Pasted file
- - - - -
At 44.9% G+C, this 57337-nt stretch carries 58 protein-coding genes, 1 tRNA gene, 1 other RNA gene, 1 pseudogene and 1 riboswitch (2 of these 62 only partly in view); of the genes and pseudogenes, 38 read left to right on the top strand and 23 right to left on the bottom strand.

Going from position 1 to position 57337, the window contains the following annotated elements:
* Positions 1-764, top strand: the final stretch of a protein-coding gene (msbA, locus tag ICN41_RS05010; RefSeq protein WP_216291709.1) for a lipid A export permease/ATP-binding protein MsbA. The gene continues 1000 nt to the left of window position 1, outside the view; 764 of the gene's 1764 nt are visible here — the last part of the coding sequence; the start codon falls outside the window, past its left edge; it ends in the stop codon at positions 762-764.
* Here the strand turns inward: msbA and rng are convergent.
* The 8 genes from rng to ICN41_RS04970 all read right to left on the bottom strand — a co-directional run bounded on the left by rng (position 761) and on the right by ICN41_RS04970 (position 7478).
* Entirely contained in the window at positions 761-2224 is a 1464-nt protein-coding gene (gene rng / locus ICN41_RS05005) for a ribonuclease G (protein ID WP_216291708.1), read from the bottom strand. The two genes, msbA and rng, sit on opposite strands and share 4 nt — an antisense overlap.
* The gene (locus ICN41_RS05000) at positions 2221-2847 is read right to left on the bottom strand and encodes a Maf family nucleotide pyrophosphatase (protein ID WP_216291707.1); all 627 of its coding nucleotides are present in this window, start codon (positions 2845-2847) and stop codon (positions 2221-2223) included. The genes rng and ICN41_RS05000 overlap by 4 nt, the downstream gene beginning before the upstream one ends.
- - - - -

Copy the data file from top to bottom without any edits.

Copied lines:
At 44.9% G+C, this 57337-nt stretch carries 58 protein-coding genes, 1 tRNA gene, 1 other RNA gene, 1 pseudogene and 1 riboswitch (2 of these 62 only partly in view); of the genes and pseudogenes, 38 read left to right on the top strand and 23 right to left on the bottom strand.

Going from position 1 to position 57337, the window contains the following annotated elements:
* Positions 1-764, top strand: the final stretch of a protein-coding gene (msbA, locus tag ICN41_RS05010; RefSeq protein WP_216291709.1) for a lipid A export permease/ATP-binding protein MsbA. The gene continues 1000 nt to the left of window position 1, outside the view; 764 of the gene's 1764 nt are visible here — the last part of the coding sequence; the start codon falls outside the window, past its left edge; it ends in the stop codon at positions 762-764.
* Here the strand turns inward: msbA and rng are convergent.
* The 8 genes from rng to ICN41_RS04970 all read right to left on the bottom strand — a co-directional run bounded on the left by rng (position 761) and on the right by ICN41_RS04970 (position 7478).
* Entirely contained in the window at positions 761-2224 is a 1464-nt protein-coding gene (gene rng / locus ICN41_RS05005) for a ribonuclease G (protein ID WP_216291708.1), read from the bottom strand. The two genes, msbA and rng, sit on opposite strands and share 4 nt — an antisense overlap.
* The gene (locus ICN41_RS05000) at positions 2221-2847 is read right to left on the bottom strand and encodes a Maf family nucleotide pyrophosphatase (protein ID WP_216291707.1); all 627 of its coding nucleotides are present in this window, start codon (positions 2845-2847) and stop codon (positions 2221-2223) included. The genes rng and ICN41_RS05000 overlap by 4 nt, the downstream gene beginning before the upstream one ends.